After over 30 years, Microsoft is making MS-DOS fully open source as part of a “re-release” without the restrictions of the last. Many will not have seen MS-DOS for decades, but the 1983 OS remains among the most important software ever written. Indicating the importance of the OS, MS-DOS was added to the Computer History Museum in 2013. In doing so, the original source codes were transferred.
The clause of MS-DOS in the Computer History Museum was that people were prohibited from using it for commercial projects and distributing it elsewhere. Not really open source, then. Microsoft is now publishing the source code under the MIT license which allows it to be modified, used, and distributed without penalty.
The company provided some interesting facts alongside its release:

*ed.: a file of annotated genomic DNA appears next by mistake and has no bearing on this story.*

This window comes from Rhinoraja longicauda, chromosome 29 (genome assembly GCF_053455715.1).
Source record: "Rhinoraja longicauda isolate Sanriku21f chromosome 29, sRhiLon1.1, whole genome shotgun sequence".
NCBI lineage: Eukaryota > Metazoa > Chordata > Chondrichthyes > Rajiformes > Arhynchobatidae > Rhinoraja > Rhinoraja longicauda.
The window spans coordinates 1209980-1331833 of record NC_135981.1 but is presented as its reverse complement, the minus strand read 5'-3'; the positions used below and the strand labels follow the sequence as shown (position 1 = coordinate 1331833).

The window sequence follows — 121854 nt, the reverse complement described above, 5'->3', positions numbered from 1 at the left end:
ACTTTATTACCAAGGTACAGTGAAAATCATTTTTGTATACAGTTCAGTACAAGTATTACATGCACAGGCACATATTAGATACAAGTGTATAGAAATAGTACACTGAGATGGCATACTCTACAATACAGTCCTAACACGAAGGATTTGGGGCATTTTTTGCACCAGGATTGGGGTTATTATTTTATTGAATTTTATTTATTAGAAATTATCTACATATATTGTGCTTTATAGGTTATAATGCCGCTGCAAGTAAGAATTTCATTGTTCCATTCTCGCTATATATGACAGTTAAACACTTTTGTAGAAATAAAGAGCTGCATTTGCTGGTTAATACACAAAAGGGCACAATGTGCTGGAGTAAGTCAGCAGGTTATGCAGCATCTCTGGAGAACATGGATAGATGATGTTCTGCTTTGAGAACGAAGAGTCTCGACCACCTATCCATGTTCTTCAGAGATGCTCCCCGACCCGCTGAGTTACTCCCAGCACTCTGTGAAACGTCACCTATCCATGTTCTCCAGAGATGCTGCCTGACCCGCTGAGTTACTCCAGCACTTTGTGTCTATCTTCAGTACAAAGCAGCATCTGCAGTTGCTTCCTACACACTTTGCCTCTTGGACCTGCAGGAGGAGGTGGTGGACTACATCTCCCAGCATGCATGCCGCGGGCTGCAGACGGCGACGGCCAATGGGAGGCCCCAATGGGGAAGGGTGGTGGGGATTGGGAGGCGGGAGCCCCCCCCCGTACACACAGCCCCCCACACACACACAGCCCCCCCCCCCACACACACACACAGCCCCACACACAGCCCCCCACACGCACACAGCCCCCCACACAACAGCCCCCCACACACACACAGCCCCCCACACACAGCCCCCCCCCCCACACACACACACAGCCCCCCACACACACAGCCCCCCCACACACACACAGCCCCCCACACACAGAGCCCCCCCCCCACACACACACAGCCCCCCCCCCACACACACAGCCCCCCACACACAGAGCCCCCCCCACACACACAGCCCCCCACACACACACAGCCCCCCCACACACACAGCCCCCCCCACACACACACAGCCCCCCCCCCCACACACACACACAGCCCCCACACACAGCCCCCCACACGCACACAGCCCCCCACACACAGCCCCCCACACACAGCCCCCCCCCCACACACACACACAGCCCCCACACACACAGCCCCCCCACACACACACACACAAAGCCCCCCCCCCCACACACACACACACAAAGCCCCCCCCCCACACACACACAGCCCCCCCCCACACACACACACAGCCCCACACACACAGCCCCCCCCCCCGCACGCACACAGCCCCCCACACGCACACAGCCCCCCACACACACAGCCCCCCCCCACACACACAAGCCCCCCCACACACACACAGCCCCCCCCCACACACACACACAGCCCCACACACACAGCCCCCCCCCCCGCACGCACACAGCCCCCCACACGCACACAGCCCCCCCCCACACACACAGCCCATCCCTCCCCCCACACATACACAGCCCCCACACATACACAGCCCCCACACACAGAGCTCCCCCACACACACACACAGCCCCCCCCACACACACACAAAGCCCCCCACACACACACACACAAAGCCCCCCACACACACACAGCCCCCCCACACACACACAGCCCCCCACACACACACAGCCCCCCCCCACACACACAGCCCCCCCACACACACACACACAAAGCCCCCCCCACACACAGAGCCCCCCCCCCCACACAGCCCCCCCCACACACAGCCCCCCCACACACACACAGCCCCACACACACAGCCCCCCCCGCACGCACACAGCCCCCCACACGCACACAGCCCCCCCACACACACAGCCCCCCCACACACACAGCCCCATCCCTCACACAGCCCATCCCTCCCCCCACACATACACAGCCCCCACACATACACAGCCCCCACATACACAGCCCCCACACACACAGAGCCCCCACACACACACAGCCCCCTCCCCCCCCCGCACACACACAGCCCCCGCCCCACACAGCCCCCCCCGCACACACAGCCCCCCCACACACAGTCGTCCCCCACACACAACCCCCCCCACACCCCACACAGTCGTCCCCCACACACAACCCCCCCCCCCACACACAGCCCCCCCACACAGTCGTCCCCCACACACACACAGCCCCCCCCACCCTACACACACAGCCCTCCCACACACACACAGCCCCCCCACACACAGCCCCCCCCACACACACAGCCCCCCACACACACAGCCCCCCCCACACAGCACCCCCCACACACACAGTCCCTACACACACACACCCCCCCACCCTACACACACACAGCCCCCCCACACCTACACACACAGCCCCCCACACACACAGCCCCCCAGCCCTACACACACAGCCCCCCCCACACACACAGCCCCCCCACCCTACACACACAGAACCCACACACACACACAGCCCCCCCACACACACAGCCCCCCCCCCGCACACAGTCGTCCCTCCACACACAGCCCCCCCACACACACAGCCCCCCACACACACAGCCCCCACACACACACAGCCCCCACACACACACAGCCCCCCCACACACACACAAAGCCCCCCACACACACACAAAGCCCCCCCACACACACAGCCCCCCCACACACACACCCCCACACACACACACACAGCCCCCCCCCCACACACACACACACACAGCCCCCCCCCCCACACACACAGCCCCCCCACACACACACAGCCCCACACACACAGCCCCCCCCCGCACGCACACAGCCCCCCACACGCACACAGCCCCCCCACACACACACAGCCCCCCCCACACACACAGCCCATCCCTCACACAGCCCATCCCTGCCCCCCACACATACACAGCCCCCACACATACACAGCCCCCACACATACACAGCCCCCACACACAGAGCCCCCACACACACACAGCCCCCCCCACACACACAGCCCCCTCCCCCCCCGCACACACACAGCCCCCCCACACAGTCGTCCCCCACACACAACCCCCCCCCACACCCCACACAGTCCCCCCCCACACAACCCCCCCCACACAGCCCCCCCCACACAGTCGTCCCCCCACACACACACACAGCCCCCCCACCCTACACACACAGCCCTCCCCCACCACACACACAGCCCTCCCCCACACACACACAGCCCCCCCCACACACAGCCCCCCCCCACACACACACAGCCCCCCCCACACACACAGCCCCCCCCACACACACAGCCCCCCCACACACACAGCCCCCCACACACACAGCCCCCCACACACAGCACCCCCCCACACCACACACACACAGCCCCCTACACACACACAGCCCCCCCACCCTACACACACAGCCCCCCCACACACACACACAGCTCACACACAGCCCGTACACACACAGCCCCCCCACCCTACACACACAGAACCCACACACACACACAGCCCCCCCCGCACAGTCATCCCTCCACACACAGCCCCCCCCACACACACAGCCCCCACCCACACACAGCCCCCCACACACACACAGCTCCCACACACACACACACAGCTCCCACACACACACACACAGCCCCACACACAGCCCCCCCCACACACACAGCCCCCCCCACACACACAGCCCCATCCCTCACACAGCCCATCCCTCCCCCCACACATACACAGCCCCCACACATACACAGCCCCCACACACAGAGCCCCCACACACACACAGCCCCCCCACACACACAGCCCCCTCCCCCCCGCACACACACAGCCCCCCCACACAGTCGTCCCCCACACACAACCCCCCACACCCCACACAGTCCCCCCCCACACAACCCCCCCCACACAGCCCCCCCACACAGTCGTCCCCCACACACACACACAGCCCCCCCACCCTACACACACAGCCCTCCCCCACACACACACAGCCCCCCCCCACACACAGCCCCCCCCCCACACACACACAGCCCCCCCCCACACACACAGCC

- All the source for MS-DOS 1.25 and 2.0 was written in 8086 assembly code
- The source code for the initial release of 86-DOS dates from around December 29th 1980
- The MS-DOS 1.25 code dates from around May 9th 1983, and is comprised of just 7 source files, including the original MS-DOS Command-Line shell – COMMAND.ASM!
- MS-DOS 2.0 dates from around August 3rd 1983, and grew considerably in sophistication (and team size), and is comprised of 100 .ASM files
- There are some interesting documentation (.TXT, .DOC) files interspersed with the source and object files – many are well worth a read, as are many of the source code comments!
As expected, the code is being hosted on GitHub which Microsoft acquired back in June for $7.5 billion. It’s worth noting the company will not accept pull requests and will treat it as a static copy.
Published by Editor & Developer: Ryan Daws